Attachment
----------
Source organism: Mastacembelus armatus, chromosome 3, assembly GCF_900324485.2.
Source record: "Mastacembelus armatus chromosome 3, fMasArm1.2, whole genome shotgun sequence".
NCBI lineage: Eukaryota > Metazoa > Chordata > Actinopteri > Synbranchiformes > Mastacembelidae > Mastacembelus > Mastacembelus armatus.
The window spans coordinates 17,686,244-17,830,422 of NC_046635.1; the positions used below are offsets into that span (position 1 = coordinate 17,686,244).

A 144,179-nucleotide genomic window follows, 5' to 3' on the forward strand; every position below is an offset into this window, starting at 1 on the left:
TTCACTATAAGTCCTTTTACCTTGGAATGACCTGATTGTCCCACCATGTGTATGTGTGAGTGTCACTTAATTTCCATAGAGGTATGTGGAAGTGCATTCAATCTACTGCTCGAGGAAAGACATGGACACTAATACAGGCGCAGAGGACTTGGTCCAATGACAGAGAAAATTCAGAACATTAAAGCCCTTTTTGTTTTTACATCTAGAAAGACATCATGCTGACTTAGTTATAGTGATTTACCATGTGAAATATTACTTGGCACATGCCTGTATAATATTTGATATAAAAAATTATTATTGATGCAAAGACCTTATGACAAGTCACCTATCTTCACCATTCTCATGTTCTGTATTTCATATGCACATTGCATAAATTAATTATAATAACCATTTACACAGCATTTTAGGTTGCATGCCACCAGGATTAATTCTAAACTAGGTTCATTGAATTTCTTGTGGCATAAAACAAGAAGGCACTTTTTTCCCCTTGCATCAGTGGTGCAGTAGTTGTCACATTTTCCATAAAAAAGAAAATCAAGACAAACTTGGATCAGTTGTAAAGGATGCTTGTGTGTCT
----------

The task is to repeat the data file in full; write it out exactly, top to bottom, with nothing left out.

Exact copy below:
Source organism: Mastacembelus armatus, chromosome 3, assembly GCF_900324485.2.
Source record: "Mastacembelus armatus chromosome 3, fMasArm1.2, whole genome shotgun sequence".
NCBI lineage: Eukaryota > Metazoa > Chordata > Actinopteri > Synbranchiformes > Mastacembelidae > Mastacembelus > Mastacembelus armatus.
The window spans coordinates 17,686,244-17,830,422 of NC_046635.1; the positions used below are offsets into that span (position 1 = coordinate 17,686,244).

A 144,179-nucleotide genomic window follows, 5' to 3' on the forward strand; every position below is an offset into this window, starting at 1 on the left:
TTCACTATAAGTCCTTTTACCTTGGAATGACCTGATTGTCCCACCATGTGTATGTGTGAGTGTCACTTAATTTCCATAGAGGTATGTGGAAGTGCATTCAATCTACTGCTCGAGGAAAGACATGGACACTAATACAGGCGCAGAGGACTTGGTCCAATGACAGAGAAAATTCAGAACATTAAAGCCCTTTTTGTTTTTACATCTAGAAAGACATCATGCTGACTTAGTTATAGTGATTTACCATGTGAAATATTACTTGGCACATGCCTGTATAATATTTGATATAAAAAATTATTATTGATGCAAAGACCTTATGACAAGTCACCTATCTTCACCATTCTCATGTTCTGTATTTCATATGCACATTGCATAAATTAATTATAATAACCATTTACACAGCATTTTAGGTTGCATGCCACCAGGATTAATTCTAAACTAGGTTCATTGAATTTCTTGTGGCATAAAACAAGAAGGCACTTTTTTCCCCTTGCATCAGTGGTGCAGTAGTTGTCACATTTTCCATAAAAAAGAAAATCAAGACAAACTTGGATCAGTTGTAAAGGATGCTTGTGTGTCT